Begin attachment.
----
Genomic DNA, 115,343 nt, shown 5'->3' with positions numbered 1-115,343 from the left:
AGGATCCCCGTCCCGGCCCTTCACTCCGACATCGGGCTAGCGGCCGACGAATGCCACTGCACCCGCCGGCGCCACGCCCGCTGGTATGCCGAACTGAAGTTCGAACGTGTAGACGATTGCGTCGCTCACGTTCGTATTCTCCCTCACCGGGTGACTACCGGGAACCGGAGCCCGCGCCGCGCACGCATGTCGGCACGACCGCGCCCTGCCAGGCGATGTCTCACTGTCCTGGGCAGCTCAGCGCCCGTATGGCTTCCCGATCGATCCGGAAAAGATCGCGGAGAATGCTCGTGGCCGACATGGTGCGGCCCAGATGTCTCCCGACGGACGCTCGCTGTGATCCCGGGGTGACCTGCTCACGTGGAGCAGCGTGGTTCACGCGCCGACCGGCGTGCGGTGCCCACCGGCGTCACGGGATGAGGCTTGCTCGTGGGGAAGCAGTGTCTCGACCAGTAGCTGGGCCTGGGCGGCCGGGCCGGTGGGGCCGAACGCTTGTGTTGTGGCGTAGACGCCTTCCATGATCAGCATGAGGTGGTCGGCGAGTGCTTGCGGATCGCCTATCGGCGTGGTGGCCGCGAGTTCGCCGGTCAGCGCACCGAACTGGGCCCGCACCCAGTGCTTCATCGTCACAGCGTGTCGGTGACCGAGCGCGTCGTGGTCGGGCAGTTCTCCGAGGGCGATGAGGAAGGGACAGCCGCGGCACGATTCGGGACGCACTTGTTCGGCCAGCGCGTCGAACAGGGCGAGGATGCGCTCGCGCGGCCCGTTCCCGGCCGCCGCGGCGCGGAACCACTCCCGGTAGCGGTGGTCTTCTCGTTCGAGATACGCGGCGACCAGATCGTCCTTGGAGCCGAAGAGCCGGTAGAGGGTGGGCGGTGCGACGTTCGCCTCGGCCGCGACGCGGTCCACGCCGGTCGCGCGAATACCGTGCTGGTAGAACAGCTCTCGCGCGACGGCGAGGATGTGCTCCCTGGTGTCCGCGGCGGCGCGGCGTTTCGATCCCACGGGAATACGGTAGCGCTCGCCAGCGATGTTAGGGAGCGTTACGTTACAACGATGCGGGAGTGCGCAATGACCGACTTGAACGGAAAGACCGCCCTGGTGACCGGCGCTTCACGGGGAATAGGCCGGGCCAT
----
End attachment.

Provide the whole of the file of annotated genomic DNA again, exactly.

Genomic DNA, 115,343 nt, shown 5'->3' with positions numbered 1-115,343 from the left:
AGGATCCCCGTCCCGGCCCTTCACTCCGACATCGGGCTAGCGGCCGACGAATGCCACTGCACCCGCCGGCGCCACGCCCGCTGGTATGCCGAACTGAAGTTCGAACGTGTAGACGATTGCGTCGCTCACGTTCGTATTCTCCCTCACCGGGTGACTACCGGGAACCGGAGCCCGCGCCGCGCACGCATGTCGGCACGACCGCGCCCTGCCAGGCGATGTCTCACTGTCCTGGGCAGCTCAGCGCCCGTATGGCTTCCCGATCGATCCGGAAAAGATCGCGGAGAATGCTCGTGGCCGACATGGTGCGGCCCAGATGTCTCCCGACGGACGCTCGCTGTGATCCCGGGGTGACCTGCTCACGTGGAGCAGCGTGGTTCACGCGCCGACCGGCGTGCGGTGCCCACCGGCGTCACGGGATGAGGCTTGCTCGTGGGGAAGCAGTGTCTCGACCAGTAGCTGGGCCTGGGCGGCCGGGCCGGTGGGGCCGAACGCTTGTGTTGTGGCGTAGACGCCTTCCATGATCAGCATGAGGTGGTCGGCGAGTGCTTGCGGATCGCCTATCGGCGTGGTGGCCGCGAGTTCGCCGGTCAGCGCACCGAACTGGGCCCGCACCCAGTGCTTCATCGTCACAGCGTGTCGGTGACCGAGCGCGTCGTGGTCGGGCAGTTCTCCGAGGGCGATGAGGAAGGGACAGCCGCGGCACGATTCGGGACGCACTTGTTCGGCCAGCGCGTCGAACAGGGCGAGGATGCGCTCGCGCGGCCCGTTCCCGGCCGCCGCGGCGCGGAACCACTCCCGGTAGCGGTGGTCTTCTCGTTCGAGATACGCGGCGACCAGATCGTCCTTGGAGCCGAAGAGCCGGTAGAGGGTGGGCGGTGCGACGTTCGCCTCGGCCGCGACGCGGTCCACGCCGGTCGCGCGAATACCGTGCTGGTAGAACAGCTCTCGCGCGACGGCGAGGATGTGCTCCCTGGTGTCCGCGGCGGCGCGGCGTTTCGATCCCACGGGAATACGGTAGCGCTCGCCAGCGATGTTAGGGAGCGTTACGTTACAACGATGCGGGAGTGCGCAATGACCGACTTGAACGGAAAGACCGCCCTGGTGACCGGCGCTTCACGGGGAATAGGCCGGGCCAT